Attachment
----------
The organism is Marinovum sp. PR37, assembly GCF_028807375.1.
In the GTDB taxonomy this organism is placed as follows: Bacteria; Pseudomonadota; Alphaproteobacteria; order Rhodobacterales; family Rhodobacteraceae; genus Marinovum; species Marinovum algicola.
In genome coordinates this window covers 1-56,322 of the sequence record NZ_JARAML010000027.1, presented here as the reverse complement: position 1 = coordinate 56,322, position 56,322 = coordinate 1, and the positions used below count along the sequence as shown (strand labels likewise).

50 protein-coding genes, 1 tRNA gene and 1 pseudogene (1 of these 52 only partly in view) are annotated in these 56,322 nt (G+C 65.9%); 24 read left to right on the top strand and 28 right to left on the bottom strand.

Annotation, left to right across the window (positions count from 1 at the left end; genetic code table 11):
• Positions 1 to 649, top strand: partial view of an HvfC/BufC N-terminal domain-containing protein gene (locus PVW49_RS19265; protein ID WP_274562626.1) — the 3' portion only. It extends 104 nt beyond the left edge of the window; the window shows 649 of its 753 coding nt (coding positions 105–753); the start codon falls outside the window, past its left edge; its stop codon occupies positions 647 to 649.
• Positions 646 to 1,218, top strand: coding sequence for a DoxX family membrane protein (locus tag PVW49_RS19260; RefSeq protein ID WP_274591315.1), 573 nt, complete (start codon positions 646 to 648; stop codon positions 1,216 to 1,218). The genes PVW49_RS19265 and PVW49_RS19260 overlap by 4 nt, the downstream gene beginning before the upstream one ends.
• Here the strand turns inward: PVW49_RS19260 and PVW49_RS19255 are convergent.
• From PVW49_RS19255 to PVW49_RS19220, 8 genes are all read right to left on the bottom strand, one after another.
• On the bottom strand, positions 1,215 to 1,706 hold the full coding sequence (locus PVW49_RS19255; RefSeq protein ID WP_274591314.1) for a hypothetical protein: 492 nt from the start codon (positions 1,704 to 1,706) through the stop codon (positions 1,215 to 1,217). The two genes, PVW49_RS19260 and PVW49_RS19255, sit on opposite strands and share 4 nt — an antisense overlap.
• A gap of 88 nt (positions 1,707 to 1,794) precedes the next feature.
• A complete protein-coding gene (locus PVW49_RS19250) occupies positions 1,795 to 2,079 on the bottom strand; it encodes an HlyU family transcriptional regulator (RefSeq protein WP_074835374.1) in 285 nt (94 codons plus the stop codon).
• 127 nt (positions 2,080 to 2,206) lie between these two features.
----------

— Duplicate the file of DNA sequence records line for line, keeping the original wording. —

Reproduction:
The organism is Marinovum sp. PR37, assembly GCF_028807375.1.
In the GTDB taxonomy this organism is placed as follows: Bacteria; Pseudomonadota; Alphaproteobacteria; order Rhodobacterales; family Rhodobacteraceae; genus Marinovum; species Marinovum algicola.
In genome coordinates this window covers 1-56,322 of the sequence record NZ_JARAML010000027.1, presented here as the reverse complement: position 1 = coordinate 56,322, position 56,322 = coordinate 1, and the positions used below count along the sequence as shown (strand labels likewise).

50 protein-coding genes, 1 tRNA gene and 1 pseudogene (1 of these 52 only partly in view) are annotated in these 56,322 nt (G+C 65.9%); 24 read left to right on the top strand and 28 right to left on the bottom strand.

Annotation, left to right across the window (positions count from 1 at the left end; genetic code table 11):
• Positions 1 to 649, top strand: partial view of an HvfC/BufC N-terminal domain-containing protein gene (locus PVW49_RS19265; protein ID WP_274562626.1) — the 3' portion only. It extends 104 nt beyond the left edge of the window; the window shows 649 of its 753 coding nt (coding positions 105–753); the start codon falls outside the window, past its left edge; its stop codon occupies positions 647 to 649.
• Positions 646 to 1,218, top strand: coding sequence for a DoxX family membrane protein (locus tag PVW49_RS19260; RefSeq protein ID WP_274591315.1), 573 nt, complete (start codon positions 646 to 648; stop codon positions 1,216 to 1,218). The genes PVW49_RS19265 and PVW49_RS19260 overlap by 4 nt, the downstream gene beginning before the upstream one ends.
• Here the strand turns inward: PVW49_RS19260 and PVW49_RS19255 are convergent.
• From PVW49_RS19255 to PVW49_RS19220, 8 genes are all read right to left on the bottom strand, one after another.
• On the bottom strand, positions 1,215 to 1,706 hold the full coding sequence (locus PVW49_RS19255; RefSeq protein ID WP_274591314.1) for a hypothetical protein: 492 nt from the start codon (positions 1,704 to 1,706) through the stop codon (positions 1,215 to 1,217). The two genes, PVW49_RS19260 and PVW49_RS19255, sit on opposite strands and share 4 nt — an antisense overlap.
• A gap of 88 nt (positions 1,707 to 1,794) precedes the next feature.
• A complete protein-coding gene (locus PVW49_RS19250) occupies positions 1,795 to 2,079 on the bottom strand; it encodes an HlyU family transcriptional regulator (RefSeq protein WP_074835374.1) in 285 nt (94 codons plus the stop codon).
• 127 nt (positions 2,080 to 2,206) lie between these two features.